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The pinhole test was used to determine the boundaries between dispersive and nondispersive behavior for a clay shale with respect to acidity and salt concentration in the erosion solution. It was found that, for this soil, a decrease in pH of the eroding water to less than about 4 (using hydrochloric acid) or an increase to greater than about 11 (using calcium hydroxide or sodium hydroxide) caused a change from dispersive to nondispersive behavior. Similarly, increasing the salt concentration of the eroding water at its natural pH of 6.3 to 0.1 N calcium chloride or 0.5 N sodium chloride caused erosion to stop.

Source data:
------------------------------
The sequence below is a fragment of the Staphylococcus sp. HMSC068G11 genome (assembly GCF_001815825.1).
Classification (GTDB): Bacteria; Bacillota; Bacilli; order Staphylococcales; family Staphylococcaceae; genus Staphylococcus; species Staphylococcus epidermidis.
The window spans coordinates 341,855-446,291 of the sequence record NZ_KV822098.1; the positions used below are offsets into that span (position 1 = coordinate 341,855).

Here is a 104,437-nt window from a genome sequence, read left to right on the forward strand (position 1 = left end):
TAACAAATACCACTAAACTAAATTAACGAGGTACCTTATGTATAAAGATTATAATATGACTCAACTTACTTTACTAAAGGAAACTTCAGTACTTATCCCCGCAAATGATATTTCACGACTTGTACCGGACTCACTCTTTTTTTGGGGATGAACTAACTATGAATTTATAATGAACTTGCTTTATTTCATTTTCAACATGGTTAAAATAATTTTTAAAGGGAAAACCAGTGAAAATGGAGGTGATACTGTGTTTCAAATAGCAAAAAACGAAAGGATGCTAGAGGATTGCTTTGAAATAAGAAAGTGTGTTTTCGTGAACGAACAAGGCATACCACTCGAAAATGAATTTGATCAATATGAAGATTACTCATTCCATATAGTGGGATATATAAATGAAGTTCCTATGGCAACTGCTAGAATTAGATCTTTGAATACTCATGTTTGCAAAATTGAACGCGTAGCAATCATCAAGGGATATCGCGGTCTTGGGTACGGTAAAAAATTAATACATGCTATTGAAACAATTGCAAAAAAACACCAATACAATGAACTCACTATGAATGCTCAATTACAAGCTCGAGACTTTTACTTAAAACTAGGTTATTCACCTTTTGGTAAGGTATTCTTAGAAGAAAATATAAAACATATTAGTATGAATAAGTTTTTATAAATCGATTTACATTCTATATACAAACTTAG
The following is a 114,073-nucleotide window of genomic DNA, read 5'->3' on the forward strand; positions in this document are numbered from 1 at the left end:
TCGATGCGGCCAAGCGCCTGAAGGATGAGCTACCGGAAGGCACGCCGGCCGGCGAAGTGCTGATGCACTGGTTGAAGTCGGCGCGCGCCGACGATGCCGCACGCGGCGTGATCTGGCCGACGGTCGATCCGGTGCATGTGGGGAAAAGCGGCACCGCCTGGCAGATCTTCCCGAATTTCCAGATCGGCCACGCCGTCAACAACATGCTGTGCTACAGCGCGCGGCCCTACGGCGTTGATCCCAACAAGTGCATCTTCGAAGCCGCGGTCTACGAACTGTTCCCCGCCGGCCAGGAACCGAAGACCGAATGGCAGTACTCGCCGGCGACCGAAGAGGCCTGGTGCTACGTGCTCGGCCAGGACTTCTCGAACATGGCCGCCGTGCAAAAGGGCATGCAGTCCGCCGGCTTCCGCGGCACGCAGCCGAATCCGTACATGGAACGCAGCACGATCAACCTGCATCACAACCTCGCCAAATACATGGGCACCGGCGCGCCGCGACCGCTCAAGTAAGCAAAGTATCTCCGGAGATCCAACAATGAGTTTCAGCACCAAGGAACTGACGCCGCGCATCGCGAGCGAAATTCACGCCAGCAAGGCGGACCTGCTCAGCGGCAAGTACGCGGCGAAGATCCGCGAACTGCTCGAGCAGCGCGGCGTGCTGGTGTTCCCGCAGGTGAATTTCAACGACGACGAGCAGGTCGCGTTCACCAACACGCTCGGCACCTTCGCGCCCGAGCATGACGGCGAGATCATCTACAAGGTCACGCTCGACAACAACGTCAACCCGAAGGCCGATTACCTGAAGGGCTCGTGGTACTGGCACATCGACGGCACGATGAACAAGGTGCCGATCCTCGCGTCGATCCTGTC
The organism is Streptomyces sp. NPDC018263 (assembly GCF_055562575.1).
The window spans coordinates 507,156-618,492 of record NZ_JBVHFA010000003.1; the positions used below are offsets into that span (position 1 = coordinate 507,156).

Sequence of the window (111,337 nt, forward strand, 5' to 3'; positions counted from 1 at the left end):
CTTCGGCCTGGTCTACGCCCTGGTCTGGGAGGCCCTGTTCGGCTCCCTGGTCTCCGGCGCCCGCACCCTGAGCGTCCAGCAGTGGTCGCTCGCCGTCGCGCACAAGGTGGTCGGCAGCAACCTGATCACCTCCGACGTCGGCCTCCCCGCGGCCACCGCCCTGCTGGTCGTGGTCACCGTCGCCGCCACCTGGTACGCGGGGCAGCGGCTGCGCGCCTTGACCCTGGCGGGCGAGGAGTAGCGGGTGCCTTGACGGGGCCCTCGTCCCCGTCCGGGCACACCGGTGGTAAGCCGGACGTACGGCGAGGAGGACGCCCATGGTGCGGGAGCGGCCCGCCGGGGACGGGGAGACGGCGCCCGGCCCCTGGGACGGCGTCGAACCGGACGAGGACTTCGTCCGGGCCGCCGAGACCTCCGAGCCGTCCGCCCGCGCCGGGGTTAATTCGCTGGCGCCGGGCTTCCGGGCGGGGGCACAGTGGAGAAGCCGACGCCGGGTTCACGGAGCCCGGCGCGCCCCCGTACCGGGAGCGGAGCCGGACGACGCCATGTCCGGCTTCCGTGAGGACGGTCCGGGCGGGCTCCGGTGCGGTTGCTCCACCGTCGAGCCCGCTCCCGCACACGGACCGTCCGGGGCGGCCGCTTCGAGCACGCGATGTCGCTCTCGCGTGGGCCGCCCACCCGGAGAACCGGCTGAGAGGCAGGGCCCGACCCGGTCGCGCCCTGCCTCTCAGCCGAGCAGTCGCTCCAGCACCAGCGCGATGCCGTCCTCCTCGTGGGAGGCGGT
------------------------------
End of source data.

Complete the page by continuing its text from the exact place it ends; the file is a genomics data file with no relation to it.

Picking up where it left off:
clays, acidity, alkali metals, calcium compounds, chemical properties, shales, compaction, concentration, dispersions, gradients, ions, laboratory equipment, leaching, pH, pinhole tests, piping, salinity, soil erosion, water analysis
Geological engineer, Woodward-Clyde Consultants, Clifton, N.J.
Professor of civil engineering, University of California, Berkeley, Calif